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Pulling pictures from social media: the do’s and don’ts

October 16, 2019

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As soon as a picture is taken, it's considered copyrighted by whoever took it. That means it isn't legal for journalists to screenshot images posted on social media for use in their article. (Photo by Umberto on Unsplash)

Journalists are constantly rushing to wherever the action is happening. But even if they get to a location 10 minutes after something happened, they’re already too late if they wanted photos of it actually happening. And that’s why journalists around the world are increasingly relying on eyewitness photos published on social media accounts.

Journalists can filter Instagram photos by hashtags and location to pinpoint the exact photo they want for their article. They can do the same on Twitter on Facebook. In fact, on Twitter, journalists can even enter the latitude and longitude of a location and enter a radius of 20 miles to see all public tweets from within 20 miles of a certain location. 

But can these photos be used without permission? 

Copyright law is a complex topic but its essential for journalists to master so they don’t get themselves or their company into trouble. And also so they can quickly assess which photos they can and can’t use for their articles.

The following guide is based on an in-depth handbook to working with social sources that was published by First Draft.

The right way for journalists to use photos from Twitter, Instagram and Facebook 

The first thing to remember is that as soon as a picture or video is taken, it’s considered copyrighted. This even applies to a live stream.

With that in mind, anytime you want to use a screenshot of someone’s photo, you need to ask them for their permission — even if that person has their profile set to “public,” not “private.”

The second thing to remember is that the copyright is held by the person who took the photo, not by whoever posted it. So make sure you’re asking the right person for their permission. 

To ask permission, you can simply reply to their tweet. However, if lots of journalists are seeking the same picture, then your request may be lost. You also lose the opportunity to ask them additional questions, such as what they saw, if they were the one to actually take the photo, and whether they want photo credit.

That’s why it’s best to reach out in a more direct way via the DM function on the social media site or by email if you can find it. Email is extra helpful because you’ll have a written approval that can’t be deleted.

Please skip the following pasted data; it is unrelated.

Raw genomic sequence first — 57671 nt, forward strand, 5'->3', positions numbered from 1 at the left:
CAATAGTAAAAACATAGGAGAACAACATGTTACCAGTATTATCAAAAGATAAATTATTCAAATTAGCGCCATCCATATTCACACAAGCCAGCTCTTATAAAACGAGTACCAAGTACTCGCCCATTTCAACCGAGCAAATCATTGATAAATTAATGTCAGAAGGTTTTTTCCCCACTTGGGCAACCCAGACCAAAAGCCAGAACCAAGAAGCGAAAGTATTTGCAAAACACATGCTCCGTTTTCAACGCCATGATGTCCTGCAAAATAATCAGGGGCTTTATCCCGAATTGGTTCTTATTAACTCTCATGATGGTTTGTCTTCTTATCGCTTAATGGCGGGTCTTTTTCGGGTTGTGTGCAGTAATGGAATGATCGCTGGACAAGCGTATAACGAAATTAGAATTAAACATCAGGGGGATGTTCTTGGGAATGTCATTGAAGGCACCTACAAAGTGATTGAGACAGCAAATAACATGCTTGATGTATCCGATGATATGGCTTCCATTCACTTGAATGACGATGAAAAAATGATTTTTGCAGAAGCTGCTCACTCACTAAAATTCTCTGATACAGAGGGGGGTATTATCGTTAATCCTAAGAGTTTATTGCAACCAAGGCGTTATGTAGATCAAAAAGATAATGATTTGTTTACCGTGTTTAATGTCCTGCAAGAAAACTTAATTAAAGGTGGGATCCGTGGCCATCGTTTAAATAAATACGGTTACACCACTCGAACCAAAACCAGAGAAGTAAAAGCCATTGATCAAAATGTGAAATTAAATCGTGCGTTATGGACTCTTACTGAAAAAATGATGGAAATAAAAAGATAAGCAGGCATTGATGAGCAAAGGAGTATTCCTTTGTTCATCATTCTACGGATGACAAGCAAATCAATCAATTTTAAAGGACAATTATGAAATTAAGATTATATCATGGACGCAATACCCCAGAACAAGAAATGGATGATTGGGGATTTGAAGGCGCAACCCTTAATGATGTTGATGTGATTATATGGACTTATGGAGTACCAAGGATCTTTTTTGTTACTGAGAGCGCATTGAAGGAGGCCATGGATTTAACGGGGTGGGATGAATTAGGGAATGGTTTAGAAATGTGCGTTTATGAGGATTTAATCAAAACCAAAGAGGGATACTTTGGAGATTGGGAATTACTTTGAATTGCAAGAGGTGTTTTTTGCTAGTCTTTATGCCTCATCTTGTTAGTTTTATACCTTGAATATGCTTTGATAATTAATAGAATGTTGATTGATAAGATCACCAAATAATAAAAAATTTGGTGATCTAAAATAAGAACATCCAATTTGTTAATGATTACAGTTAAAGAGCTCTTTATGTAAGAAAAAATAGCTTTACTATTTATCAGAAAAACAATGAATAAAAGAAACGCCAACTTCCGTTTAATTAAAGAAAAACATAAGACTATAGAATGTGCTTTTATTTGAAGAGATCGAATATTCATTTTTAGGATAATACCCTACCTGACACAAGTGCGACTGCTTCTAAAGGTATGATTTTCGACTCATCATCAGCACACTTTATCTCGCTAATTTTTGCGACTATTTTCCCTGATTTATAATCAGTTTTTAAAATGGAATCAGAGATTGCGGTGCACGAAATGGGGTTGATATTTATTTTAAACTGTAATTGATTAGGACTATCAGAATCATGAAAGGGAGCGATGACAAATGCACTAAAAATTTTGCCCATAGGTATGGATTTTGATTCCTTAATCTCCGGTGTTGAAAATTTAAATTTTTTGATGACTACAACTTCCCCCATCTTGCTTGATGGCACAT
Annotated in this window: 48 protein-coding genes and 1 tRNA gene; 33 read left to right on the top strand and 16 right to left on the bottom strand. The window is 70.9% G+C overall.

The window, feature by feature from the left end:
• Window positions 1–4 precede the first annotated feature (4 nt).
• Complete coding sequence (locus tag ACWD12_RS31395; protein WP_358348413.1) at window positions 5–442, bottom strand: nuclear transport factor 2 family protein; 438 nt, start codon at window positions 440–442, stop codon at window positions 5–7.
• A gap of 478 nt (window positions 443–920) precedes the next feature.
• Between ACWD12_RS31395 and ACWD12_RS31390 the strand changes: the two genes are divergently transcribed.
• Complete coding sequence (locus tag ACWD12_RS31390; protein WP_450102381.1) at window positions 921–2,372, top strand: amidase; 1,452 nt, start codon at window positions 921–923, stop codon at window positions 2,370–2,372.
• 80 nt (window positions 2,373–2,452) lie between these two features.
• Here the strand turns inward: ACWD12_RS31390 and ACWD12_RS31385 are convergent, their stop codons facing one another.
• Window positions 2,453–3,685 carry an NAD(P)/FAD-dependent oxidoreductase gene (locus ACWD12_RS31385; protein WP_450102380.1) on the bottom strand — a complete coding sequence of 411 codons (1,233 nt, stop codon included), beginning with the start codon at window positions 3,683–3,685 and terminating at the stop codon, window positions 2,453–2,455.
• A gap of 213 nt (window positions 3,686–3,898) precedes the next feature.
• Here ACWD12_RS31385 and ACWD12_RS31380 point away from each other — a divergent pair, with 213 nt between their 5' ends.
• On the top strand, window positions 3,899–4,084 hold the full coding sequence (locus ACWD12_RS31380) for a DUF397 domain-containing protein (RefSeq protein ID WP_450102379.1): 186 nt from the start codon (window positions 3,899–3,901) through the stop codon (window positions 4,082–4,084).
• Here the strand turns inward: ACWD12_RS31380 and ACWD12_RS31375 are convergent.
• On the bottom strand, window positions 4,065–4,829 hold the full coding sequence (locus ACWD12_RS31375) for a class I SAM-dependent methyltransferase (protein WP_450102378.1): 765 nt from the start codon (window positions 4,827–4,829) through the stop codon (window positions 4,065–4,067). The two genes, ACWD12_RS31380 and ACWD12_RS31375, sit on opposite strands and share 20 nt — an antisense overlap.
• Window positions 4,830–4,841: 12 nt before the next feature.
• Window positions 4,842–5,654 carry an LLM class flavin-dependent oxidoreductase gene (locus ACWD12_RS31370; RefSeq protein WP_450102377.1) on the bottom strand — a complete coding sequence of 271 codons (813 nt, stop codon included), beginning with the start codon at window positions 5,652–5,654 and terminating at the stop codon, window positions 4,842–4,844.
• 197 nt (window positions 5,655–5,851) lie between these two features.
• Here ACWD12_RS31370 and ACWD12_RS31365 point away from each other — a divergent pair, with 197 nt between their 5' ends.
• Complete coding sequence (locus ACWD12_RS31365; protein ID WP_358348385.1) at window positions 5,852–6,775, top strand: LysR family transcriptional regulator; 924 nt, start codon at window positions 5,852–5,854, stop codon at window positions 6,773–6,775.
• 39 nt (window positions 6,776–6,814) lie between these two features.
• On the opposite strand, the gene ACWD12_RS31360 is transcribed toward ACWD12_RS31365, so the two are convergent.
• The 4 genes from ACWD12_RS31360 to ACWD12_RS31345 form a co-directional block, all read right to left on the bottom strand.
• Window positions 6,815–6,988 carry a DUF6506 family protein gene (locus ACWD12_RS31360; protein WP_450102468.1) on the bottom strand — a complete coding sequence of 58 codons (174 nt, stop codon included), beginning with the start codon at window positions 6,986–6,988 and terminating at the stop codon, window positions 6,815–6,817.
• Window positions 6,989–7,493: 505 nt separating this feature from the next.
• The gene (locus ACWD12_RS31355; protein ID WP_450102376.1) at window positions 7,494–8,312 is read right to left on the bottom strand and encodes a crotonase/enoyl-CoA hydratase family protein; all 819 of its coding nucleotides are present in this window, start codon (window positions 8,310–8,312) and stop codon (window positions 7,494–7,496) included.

Emailing or direct messaging is also beneficial because you can ask them if they have any additional photos or videos they can share with you. That’s something other news outlets won’t have that could set your piece apart.

Should journalists pay a social media user for their content? 

When a regular citizen sees that their photo is being sought after by a legitimate news site, they may want to take advantage of the situation by asking for a fee. This is within their right as the holder of the copyright to their image.

If you don’t reach out quickly enough, the eyewitness may have even been contacted by a licensing company that partners with individuals to get them the best fee for usage of their picture or footage.

It’s important to note that you may need to reason with the picture taker. They might think their picture is worth more than it really is, especially if it’s already been published on a social media site, if other eyewitnesses took similar pictures, or if other news organizations have already published the image. 

A good tip is to have your news organization create a guide to getting paid for photos so you can send the link if someone asks for compensation. This will save you both time and ensure that you’re giving them the correct information so everyone is clear on the deal.

The one exception: embedding photos 

One way journalists frequently get around asking for permission to use a social media photo is by embedding it into their article. This is perfectly legal. That’s because embedding a photo into an article means it appears exactly as it appears on the social media site so you’re not making it seem as though the photo is yours.

Just because you can, doesn’t always mean that you should 

Yes, you can embed images from public social media accounts. However, whether you should is a bigger ethical discussion and is dependent on the specific situation. It’s easy for big news organizations to take advantage of a naive social media user who put up a photo not thinking it would draw attention from anyone besides their small following. 

This means it’s best if you remain flexible in your use of photos. For example, if someone doesn’t want you to embed their photo and you find a similar photo from a different eyewitness who doesn’t mind if you use their photo, then you should probably use the second option.

It’s also important to remember that embedding a picture allows all your readers to click on it and see the profile of whoever took the photo. Depending on the picture, this can lead to harassment.

That’s why the most important thing to take away from this lesson is that it’s always best to DM the photo taker, no matter the situation. You can ask if and how they’d like to be credited. You can gain more insight into whatever happened from an eyewitness. You can check on them to ensure they’re okay if they witnessed a traumatic event. And, you can ask for additional photos.

So when in doubt, reach out.


  • Natalie Walters

    Natalie is a money reporter at The Dallas Morning News. Previously she worked for Business Insider where her interest in business journalism began. She received her master's in investigative journalism from the Walter Cronkite School in Phoenix in 20...

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